Helps and Harms

The Pros and Cons of Mormonism

Finally, please be aware of the religious engagement paradox, which is a well documented sociological phenomenon, and has particular implications for those in wealthier nations:

> "Curiously, irreligious places (nations, states) and highly religious individuals tend to exhibit high levels of health, wellbeing, and prosociality. Religious engagement correlates negatively with prosociality and well-being across aggregate levels (countries and American states), and positively across individuals (especially, as noted earlier, in more religious countries)"

> ... in nations which suffer from poverty, hunger, and low life expectancy, religiosity was correlated with SWB [subjective well being], and religious individuals had a higher SWB in poor nations but not in wealthy and secularized nations.

Mormography said...

Ramera 2:07 PM, August 28, 2017 –

Yes, there are many, many things that are no longer taught, but “one isolated statement” and “out of context” …. Now who is twisting things?

Anonymous said...

Ramer, have you read section 132 of the Doctrine and Covenants? Or Brigham Young's thoughts on the matter?

Ramer said...
This comment has been removed by a blog administrator.
Mormography said...
This comment has been removed by a blog administrator.
Ramer (Not A Woman) said...

Jeff, why do you still allow Mormography to comment on your site? As if the repeated insults and projection weren't bad enough, now s/he's assuming people's gender (incorrectly, I might add).

Anonymous said...

Ramer, read Journal of Discourses 11:269 then get back to me. I'm not going to strip it of context. It's clearly and plainly laid out that polygamy is required if you want mormonism's brass ring.

And as for calling Mormography out: grow up. This is the real world. People disagree with people. Do you call for someone to get banned whenever you're backed into a corner?

Mormography said...
This comment has been removed by a blog administrator.
Jeff Lindsay said...

Ramer, sorry, I missed the gender slurs but have now deleted them. I'll have to be more vigilant about insulting comments to ensure they are deleted.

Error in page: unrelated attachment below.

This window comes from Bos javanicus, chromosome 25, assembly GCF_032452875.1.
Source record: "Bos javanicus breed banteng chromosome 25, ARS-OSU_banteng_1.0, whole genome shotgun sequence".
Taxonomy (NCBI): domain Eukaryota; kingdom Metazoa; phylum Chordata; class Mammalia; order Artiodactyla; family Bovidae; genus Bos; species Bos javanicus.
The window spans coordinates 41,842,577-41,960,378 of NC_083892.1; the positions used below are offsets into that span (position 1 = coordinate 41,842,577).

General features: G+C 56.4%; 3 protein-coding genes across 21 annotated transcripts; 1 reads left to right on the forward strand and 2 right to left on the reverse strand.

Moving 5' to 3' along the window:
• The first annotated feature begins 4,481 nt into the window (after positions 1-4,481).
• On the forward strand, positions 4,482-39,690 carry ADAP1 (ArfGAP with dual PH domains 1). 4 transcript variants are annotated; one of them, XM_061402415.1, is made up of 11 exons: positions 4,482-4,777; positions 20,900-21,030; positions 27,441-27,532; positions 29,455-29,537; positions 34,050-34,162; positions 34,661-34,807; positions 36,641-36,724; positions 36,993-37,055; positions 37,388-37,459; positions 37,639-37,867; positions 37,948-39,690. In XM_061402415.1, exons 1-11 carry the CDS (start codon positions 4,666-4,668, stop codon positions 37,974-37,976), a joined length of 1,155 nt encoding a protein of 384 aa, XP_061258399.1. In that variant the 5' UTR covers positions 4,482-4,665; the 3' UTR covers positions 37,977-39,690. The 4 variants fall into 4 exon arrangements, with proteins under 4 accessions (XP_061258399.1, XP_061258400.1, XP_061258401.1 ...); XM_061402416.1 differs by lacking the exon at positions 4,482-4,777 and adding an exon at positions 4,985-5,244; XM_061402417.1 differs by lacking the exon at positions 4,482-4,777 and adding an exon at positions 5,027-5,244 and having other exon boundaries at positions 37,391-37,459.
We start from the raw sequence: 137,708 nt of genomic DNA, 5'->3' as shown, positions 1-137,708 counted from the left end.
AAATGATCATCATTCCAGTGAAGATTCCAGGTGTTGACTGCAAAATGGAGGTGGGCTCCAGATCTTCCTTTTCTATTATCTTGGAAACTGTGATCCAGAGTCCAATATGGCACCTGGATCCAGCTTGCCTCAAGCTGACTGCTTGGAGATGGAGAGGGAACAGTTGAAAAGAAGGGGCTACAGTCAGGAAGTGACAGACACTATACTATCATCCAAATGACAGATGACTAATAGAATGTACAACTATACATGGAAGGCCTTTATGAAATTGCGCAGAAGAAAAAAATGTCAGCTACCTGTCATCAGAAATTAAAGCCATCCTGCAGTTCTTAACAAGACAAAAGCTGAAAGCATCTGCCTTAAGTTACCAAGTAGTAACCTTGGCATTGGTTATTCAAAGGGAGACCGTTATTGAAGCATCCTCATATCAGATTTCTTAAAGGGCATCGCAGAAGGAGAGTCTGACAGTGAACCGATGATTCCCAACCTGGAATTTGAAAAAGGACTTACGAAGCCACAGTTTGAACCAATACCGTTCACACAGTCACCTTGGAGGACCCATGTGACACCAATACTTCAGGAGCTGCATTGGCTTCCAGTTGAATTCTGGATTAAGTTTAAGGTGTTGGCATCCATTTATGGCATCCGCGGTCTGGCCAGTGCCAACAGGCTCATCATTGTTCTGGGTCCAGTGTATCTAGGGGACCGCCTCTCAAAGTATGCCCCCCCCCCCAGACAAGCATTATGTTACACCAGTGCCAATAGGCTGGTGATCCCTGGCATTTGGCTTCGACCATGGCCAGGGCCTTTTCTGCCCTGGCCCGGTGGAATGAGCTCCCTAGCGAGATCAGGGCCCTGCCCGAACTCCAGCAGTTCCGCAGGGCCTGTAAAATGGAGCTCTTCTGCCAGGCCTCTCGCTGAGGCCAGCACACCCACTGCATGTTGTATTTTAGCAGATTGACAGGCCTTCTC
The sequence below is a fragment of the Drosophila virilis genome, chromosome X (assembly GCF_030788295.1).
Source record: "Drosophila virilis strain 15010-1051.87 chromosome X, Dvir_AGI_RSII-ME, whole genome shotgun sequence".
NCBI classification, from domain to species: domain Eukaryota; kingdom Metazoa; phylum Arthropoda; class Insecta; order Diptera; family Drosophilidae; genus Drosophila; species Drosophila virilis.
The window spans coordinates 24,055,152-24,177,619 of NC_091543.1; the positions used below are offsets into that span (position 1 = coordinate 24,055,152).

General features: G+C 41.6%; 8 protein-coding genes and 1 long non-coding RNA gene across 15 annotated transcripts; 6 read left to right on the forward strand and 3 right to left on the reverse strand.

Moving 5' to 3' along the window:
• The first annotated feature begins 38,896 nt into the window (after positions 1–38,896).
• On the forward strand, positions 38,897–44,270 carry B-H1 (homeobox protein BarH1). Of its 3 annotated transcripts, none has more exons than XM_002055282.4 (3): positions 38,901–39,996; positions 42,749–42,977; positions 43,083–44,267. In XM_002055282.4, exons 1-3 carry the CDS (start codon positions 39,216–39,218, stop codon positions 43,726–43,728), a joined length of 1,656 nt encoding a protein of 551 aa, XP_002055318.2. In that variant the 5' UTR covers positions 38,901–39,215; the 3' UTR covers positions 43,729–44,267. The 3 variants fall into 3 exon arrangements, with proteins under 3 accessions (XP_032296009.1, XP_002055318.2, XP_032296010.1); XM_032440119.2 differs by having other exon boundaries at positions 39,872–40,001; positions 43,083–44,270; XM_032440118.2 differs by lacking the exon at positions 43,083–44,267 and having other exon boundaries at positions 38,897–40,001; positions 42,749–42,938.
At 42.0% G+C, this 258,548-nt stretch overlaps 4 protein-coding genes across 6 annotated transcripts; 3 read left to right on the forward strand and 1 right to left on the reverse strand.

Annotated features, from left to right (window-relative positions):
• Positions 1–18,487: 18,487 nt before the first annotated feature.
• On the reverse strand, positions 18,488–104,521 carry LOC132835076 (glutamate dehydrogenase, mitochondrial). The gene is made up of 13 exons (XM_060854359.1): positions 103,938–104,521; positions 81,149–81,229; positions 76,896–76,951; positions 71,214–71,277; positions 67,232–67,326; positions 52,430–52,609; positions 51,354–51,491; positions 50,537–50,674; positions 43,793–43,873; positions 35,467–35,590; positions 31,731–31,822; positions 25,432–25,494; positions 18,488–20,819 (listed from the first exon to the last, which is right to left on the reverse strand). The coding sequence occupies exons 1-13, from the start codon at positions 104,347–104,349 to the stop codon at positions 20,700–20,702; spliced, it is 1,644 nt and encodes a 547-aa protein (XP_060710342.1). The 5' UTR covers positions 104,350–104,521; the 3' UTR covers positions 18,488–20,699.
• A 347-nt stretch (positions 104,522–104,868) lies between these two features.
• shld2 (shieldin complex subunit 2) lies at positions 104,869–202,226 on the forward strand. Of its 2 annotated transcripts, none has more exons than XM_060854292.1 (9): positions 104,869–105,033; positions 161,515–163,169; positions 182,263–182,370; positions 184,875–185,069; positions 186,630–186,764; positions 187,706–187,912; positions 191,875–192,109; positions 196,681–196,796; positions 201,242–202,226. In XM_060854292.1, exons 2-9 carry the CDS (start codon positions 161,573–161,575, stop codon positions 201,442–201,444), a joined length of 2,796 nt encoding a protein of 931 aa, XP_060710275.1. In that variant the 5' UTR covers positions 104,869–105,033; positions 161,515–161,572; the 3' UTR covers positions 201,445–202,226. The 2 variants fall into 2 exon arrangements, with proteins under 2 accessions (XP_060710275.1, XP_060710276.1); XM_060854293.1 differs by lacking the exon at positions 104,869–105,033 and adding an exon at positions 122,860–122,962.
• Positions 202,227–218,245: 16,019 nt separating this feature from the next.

Watch, it people. Stay polite.

Mormography, viewing "other religions as great and abominable whores" is not what the Church teaches, in spite of the sometimes harsh rhetoric one can find in the past. It might do you a world of good to listen to a few dozen General Conference broadcasts and count how many times the word "whore" is used or how often other religions are treated with the disdain certain commenters show here with almost every breath they take.

Brigham Young welcomed the Catholics, for example, and helped them build a beautiful building in Salt Lake and early Mormons helped them in St. George. Brigham did not excoriate them and drive them from Utah. Mormons are taught to respect other religions and not assume we have a monopoly on truth and goodness, though we definitely have something to offer.

Yes, we believe the the Lord was not pleased with some rather infrequent aspects of the creeds that overthrew truths about God, Christ, and man, and He used some harsh language against the religious leaders pushing those harmful doctrines, but hostility toward other churches is NOT what we are taught. Read the Articles of Faith. List to Conference. Attend some sacrament meetings and Sunday Schools. You might be pleasantly surprised.